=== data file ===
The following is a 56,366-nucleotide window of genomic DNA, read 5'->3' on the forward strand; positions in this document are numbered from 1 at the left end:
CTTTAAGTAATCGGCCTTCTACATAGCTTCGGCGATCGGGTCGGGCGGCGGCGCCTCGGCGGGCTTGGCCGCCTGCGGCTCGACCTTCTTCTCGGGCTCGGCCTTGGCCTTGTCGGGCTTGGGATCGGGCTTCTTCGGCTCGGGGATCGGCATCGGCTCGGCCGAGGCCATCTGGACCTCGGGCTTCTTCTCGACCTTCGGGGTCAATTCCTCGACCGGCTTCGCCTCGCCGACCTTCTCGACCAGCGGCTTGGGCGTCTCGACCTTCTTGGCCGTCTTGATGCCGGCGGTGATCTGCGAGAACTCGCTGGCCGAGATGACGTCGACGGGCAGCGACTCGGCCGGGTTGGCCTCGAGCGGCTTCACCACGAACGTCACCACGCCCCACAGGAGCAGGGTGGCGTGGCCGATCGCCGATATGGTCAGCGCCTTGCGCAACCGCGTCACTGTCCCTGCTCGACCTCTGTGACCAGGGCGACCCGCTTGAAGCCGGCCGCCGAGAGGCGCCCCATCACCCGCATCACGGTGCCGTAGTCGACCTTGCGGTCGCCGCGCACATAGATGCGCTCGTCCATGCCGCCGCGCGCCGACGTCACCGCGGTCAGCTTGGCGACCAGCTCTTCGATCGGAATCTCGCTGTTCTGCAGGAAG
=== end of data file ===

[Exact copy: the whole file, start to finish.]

The following is a 56,366-nucleotide window of genomic DNA, read 5'->3' on the forward strand; positions in this document are numbered from 1 at the left end:
CTTTAAGTAATCGGCCTTCTACATAGCTTCGGCGATCGGGTCGGGCGGCGGCGCCTCGGCGGGCTTGGCCGCCTGCGGCTCGACCTTCTTCTCGGGCTCGGCCTTGGCCTTGTCGGGCTTGGGATCGGGCTTCTTCGGCTCGGGGATCGGCATCGGCTCGGCCGAGGCCATCTGGACCTCGGGCTTCTTCTCGACCTTCGGGGTCAATTCCTCGACCGGCTTCGCCTCGCCGACCTTCTCGACCAGCGGCTTGGGCGTCTCGACCTTCTTGGCCGTCTTGATGCCGGCGGTGATCTGCGAGAACTCGCTGGCCGAGATGACGTCGACGGGCAGCGACTCGGCCGGGTTGGCCTCGAGCGGCTTCACCACGAACGTCACCACGCCCCACAGGAGCAGGGTGGCGTGGCCGATCGCCGATATGGTCAGCGCCTTGCGCAACCGCGTCACTGTCCCTGCTCGACCTCTGTGACCAGGGCGACCCGCTTGAAGCCGGCCGCCGAGAGGCGCCCCATCACCCGCATCACGGTGCCGTAGTCGACCTTGCGGTCGCCGCGCACATAGATGCGCTCGTCCATGCCGCCGCGCGCCGACGTCACCGCGGTCAGCTTGGCGACCAGCTCTTCGATCGGAATCTCGCTGTTCTGCAGGAAG